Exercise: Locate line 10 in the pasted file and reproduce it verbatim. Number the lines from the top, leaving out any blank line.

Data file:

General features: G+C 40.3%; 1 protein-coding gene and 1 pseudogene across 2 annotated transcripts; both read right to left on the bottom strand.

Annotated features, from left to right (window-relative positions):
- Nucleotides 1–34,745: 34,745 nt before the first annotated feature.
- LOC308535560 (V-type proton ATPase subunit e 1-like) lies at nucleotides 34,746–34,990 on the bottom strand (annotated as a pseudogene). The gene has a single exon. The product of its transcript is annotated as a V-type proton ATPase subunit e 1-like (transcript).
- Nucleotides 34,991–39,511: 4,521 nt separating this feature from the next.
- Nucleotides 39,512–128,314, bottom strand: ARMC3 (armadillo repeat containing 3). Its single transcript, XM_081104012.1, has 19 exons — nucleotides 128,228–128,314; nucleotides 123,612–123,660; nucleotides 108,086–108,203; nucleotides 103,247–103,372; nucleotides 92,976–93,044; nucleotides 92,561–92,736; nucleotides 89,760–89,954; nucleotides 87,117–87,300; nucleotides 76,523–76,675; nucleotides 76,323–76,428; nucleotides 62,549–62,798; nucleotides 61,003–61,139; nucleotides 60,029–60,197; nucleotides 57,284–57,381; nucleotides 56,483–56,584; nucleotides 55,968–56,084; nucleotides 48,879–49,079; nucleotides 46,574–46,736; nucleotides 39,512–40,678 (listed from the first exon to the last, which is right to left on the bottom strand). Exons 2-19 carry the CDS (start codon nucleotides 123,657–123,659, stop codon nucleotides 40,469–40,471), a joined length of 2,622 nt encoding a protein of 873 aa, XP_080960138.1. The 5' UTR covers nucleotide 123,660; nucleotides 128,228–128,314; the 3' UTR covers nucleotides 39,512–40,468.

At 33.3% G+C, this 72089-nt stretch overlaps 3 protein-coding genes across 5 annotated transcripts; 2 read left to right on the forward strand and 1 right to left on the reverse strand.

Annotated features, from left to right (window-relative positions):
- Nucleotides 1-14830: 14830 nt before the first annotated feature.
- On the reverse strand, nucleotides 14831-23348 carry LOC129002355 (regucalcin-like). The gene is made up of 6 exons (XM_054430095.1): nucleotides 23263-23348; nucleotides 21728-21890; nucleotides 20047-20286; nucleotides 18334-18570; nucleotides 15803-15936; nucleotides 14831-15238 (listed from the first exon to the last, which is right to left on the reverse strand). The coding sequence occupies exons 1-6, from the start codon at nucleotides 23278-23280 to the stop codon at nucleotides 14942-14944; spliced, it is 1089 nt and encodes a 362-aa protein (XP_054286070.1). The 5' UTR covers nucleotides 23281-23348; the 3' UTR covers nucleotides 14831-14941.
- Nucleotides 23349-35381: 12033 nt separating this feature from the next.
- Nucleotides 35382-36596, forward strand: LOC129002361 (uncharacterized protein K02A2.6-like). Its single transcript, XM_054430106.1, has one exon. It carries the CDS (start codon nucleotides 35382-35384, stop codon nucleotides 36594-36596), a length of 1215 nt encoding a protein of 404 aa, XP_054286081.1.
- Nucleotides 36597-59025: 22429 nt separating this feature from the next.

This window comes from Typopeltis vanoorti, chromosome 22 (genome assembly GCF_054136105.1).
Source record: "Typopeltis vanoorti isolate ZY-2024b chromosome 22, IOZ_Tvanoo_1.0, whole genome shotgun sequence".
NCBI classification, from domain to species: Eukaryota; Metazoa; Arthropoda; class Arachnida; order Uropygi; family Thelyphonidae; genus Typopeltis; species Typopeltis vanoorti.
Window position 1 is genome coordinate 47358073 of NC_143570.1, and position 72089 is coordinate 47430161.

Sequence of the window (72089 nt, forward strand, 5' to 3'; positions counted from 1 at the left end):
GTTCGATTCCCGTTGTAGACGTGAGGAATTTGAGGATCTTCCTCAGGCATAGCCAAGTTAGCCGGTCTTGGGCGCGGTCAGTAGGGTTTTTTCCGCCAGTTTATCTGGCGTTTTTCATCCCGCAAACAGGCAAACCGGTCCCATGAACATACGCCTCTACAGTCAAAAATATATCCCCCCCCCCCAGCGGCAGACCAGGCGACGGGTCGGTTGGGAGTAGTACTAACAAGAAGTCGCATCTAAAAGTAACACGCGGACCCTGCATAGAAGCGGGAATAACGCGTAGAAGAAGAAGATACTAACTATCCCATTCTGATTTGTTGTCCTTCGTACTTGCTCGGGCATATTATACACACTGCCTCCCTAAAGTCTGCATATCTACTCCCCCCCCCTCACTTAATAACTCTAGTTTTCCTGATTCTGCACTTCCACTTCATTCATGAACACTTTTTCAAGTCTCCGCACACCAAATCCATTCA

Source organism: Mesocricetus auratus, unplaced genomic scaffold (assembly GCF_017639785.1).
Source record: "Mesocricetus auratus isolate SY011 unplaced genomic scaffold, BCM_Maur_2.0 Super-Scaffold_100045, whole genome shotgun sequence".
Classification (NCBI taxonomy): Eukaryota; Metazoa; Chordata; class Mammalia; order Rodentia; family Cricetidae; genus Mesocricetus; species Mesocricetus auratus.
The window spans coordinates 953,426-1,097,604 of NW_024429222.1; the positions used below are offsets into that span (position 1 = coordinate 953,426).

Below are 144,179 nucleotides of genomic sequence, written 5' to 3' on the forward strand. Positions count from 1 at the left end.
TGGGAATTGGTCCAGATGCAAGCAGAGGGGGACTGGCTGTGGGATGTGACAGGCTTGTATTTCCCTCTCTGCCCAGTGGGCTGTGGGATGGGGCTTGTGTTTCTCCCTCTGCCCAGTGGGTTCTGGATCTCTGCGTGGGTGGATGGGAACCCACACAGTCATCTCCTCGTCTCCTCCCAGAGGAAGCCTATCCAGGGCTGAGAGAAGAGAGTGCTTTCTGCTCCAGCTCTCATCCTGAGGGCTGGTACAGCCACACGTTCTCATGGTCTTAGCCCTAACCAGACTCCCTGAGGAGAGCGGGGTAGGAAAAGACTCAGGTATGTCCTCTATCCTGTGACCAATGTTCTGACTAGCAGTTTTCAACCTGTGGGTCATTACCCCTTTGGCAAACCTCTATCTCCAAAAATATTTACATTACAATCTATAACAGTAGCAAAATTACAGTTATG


- On the reverse strand, nucleotides 14831-23348 carry LOC129002355 (regucalcin-like). The gene is made up of 6 exons (XM_054430095.1): nucleotides 23263-23348; nucleotides 21728-21890; nucleotides 20047-20286; nucleotides 18334-18570; nucleotides 15803-15936; nucleotides 14831-15238 (listed from the first exon to the last, which is right to left on the reverse strand). The coding sequence occupies exons 1-6, from the start codon at nucleotides 23278-23280 to the stop codon at nucleotides 14942-14944; spliced, it is 1089 nt and encodes a 362-aa protein (XP_054286070.1). The 5' UTR covers nucleotides 23281-23348; the 3' UTR covers nucleotides 14831-14941.